Version Reviewed: 1.0
App Reviewed on: iPad 3
Graphics / Sound Rating:
Re-use / Replay Value Rating:
Few apps transcend age barriers as David Wiesner’s Spot does - a picture book without words and a wonderful piece of artwork developed for the iPad for children and their adults, young and old alike. Many readers will know the work of David Wiesner, a three-time Caldecott winner known for his fantastical wordless picture books that I greatly admire. Here, David Wiesner’s Spot is also reminiscent of the Zoom books by Istvan Banyai - books that begin with a close-up of a detail and with the turn of each page the image one sees becomes zoomed back to show a bigger picture.
Here, one begins the journey of Spot with the ability to enlarge the image of a ladybug large enough to look inside its center spot, bringing you into a world where one can zoom the pages closer and closer with the use of a fingertip, diving into the brilliantly detailed worlds of five distinctly different stories.
These different landscapes include the use of more ladybugs, a wondrous cat theme, and the ability to explore outer space as well as under the sea. I appreciate how unique these plots are to each other yet there are some cyclical moments where one can cross over to other areas of the app, which I find quite interesting, to be sure. I also have had fun with the quiet nature of this app - silent oftentimes, except for a woosh sound when zooming in. Other sound elements are included as well, best left for readers to discover on their own as they add nicely to the magical effect.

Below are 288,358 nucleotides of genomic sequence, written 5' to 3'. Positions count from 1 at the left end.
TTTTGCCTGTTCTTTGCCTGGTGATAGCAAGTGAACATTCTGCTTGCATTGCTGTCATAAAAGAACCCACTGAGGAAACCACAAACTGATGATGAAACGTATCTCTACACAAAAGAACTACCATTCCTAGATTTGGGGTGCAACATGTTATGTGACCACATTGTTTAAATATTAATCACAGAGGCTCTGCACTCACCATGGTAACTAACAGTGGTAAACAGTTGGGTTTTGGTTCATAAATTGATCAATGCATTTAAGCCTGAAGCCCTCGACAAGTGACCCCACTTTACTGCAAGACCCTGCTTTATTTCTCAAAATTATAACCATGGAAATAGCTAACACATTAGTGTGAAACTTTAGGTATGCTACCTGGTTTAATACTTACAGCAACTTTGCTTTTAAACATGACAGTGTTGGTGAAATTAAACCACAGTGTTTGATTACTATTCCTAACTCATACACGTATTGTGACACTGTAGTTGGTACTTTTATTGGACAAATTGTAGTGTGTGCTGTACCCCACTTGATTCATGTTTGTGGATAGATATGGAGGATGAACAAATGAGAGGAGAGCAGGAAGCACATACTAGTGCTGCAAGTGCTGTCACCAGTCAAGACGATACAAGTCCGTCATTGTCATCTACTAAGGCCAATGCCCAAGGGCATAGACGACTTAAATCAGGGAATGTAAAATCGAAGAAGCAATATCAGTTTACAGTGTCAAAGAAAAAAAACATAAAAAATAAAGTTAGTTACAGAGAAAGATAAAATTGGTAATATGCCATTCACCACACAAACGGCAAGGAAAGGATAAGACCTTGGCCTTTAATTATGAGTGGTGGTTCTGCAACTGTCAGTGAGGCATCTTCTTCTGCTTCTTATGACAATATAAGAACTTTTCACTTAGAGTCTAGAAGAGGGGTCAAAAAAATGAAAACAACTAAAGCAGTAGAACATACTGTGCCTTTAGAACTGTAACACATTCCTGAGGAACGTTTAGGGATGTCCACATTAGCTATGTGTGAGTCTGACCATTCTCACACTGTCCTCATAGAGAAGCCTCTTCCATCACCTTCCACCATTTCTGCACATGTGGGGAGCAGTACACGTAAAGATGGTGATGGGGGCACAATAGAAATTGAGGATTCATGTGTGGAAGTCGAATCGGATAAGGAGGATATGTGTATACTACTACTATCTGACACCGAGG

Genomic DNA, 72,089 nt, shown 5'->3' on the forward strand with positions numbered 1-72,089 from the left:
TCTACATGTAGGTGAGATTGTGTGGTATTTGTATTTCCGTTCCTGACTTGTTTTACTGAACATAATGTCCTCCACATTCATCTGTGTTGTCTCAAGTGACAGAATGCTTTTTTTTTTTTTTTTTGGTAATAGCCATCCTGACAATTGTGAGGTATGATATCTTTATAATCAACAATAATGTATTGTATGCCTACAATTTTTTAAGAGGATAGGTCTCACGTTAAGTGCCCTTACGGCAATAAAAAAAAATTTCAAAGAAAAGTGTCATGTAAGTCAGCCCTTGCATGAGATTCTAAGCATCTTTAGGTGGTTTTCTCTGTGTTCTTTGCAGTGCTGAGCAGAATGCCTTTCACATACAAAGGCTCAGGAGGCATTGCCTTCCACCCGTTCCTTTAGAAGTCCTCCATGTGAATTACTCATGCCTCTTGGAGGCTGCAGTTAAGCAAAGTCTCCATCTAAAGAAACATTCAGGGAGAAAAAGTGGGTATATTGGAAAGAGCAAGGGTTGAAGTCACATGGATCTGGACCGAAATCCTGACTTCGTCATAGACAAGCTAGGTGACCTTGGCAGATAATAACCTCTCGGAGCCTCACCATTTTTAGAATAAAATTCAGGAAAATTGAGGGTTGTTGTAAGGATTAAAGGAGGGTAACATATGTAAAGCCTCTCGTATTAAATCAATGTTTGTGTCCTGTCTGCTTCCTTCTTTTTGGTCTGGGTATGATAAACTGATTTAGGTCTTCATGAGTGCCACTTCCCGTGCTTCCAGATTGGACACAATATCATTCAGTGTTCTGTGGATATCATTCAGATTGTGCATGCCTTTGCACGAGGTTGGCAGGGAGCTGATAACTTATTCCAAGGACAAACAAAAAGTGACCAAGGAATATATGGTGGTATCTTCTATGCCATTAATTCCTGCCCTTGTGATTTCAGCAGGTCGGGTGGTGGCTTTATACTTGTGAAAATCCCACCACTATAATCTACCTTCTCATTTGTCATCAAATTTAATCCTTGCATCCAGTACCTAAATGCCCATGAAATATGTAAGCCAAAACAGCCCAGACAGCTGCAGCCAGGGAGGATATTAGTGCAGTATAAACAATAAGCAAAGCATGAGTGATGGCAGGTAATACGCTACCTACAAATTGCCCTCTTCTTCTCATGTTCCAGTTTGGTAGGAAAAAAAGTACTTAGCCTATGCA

The technical aspect of this app allows users to use their fingertips to pinch or zoom the pages, both simply to make the images on the page larger as well as to have the equivalent of turning a page in a book. Doing so brings readers one step closer into what they are looking at with many wonderful details and charming tangents as the story takes twists and turns.
Spot does a nice job of drawing the eye to areas that are zoomable with subtle highlights, but I do wish I could spread my fingers to return to the past page - not just pinch to pull back and minimize within a single screen - thus forwarding the story, as I have enjoyed turning back a page within the Zoom books to further appreciate the unique transitions provided.
Instead, Spot users will find themselves needing to tap the home page, bringing them back to a menu page of sorts that allows readers to re-select from the five plots available instead of being able to backtrack with the pinch of fingers, which would keep them fully immersed for longer stretches of time. Having said this, I can easily recommend David Wiesner’s Spot both to fans of his work as well as those interested in illustrations in general - including adults. I would love to see more apps developed to include David Wiesner’s masterful drawings.